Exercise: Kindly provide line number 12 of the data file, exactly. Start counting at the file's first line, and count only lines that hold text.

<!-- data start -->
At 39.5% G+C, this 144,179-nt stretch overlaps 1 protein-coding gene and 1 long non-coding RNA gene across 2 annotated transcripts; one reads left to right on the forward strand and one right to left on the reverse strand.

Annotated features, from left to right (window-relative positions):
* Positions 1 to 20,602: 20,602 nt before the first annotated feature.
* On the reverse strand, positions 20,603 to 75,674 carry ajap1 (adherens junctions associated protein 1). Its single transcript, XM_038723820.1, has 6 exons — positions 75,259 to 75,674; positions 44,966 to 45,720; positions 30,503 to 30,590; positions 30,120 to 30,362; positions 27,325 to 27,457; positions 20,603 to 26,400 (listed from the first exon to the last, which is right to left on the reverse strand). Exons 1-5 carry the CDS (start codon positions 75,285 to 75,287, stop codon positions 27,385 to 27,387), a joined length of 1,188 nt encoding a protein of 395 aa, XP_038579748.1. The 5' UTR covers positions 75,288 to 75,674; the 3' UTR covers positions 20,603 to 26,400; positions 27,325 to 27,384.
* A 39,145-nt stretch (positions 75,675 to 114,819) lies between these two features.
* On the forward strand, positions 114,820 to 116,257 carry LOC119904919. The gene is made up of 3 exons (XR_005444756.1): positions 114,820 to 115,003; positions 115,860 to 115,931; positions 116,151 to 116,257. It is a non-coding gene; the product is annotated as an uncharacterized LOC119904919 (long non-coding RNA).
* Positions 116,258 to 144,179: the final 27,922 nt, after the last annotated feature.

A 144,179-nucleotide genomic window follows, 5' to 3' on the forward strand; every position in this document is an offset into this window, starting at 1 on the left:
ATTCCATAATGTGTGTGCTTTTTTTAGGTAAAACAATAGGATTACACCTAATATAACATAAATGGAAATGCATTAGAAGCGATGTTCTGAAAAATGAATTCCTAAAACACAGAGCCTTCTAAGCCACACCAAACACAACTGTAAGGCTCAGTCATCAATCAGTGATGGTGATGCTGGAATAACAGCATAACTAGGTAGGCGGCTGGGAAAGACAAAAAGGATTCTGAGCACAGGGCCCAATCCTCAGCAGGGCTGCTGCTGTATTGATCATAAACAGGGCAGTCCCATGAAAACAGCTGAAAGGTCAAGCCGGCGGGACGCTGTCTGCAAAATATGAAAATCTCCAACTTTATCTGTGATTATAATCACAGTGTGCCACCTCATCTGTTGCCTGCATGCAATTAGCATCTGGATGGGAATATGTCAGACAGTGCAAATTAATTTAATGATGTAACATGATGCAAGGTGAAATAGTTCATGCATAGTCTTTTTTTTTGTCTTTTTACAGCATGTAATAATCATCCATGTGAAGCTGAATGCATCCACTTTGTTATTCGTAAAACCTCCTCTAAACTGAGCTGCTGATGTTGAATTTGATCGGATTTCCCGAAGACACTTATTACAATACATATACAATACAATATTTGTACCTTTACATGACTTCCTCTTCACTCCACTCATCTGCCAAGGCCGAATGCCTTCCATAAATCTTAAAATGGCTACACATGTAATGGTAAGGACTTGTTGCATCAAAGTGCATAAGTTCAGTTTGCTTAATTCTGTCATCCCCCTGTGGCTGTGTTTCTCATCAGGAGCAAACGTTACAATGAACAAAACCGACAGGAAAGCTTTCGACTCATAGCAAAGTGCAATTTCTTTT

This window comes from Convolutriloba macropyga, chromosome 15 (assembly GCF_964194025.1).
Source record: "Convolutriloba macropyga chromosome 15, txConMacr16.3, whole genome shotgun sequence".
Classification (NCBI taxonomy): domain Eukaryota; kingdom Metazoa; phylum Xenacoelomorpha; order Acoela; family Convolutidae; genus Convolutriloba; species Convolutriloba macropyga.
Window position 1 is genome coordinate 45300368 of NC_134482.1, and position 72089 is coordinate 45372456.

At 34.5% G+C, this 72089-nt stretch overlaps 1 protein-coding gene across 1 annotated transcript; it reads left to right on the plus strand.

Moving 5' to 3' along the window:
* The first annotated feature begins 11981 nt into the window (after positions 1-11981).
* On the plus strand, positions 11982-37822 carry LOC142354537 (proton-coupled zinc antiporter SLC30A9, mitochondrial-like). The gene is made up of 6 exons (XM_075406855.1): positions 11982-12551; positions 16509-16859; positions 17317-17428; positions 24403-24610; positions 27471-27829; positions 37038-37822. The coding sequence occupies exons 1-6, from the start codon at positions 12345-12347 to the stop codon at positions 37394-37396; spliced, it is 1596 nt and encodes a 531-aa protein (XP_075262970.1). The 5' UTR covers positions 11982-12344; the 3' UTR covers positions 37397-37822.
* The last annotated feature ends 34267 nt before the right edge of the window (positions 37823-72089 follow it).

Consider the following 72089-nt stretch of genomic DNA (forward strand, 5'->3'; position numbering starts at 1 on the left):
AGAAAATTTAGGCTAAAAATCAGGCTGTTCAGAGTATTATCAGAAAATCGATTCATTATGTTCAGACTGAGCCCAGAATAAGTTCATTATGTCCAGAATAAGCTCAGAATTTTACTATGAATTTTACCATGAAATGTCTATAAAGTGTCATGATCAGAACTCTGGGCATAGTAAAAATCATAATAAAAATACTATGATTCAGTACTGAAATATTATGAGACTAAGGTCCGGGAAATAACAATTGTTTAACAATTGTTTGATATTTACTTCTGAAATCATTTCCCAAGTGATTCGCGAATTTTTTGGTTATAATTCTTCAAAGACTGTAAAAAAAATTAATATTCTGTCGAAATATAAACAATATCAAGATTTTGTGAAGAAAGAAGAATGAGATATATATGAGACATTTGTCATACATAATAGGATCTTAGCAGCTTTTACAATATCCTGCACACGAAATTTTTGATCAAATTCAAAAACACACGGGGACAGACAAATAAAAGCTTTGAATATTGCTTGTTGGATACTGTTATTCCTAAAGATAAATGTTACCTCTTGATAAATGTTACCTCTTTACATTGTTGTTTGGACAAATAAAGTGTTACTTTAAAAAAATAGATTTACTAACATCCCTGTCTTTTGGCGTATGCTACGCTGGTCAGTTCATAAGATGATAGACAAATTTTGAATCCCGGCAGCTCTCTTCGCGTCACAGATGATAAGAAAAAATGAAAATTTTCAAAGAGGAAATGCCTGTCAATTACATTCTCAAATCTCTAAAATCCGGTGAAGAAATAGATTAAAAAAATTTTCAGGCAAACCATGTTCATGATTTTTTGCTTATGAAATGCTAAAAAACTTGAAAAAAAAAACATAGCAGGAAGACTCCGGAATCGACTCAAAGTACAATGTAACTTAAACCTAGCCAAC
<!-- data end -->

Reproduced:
Classification (NCBI taxonomy): domain Eukaryota; kingdom Metazoa; phylum Xenacoelomorpha; order Acoela; family Convolutidae; genus Convolutriloba; species Convolutriloba macropyga.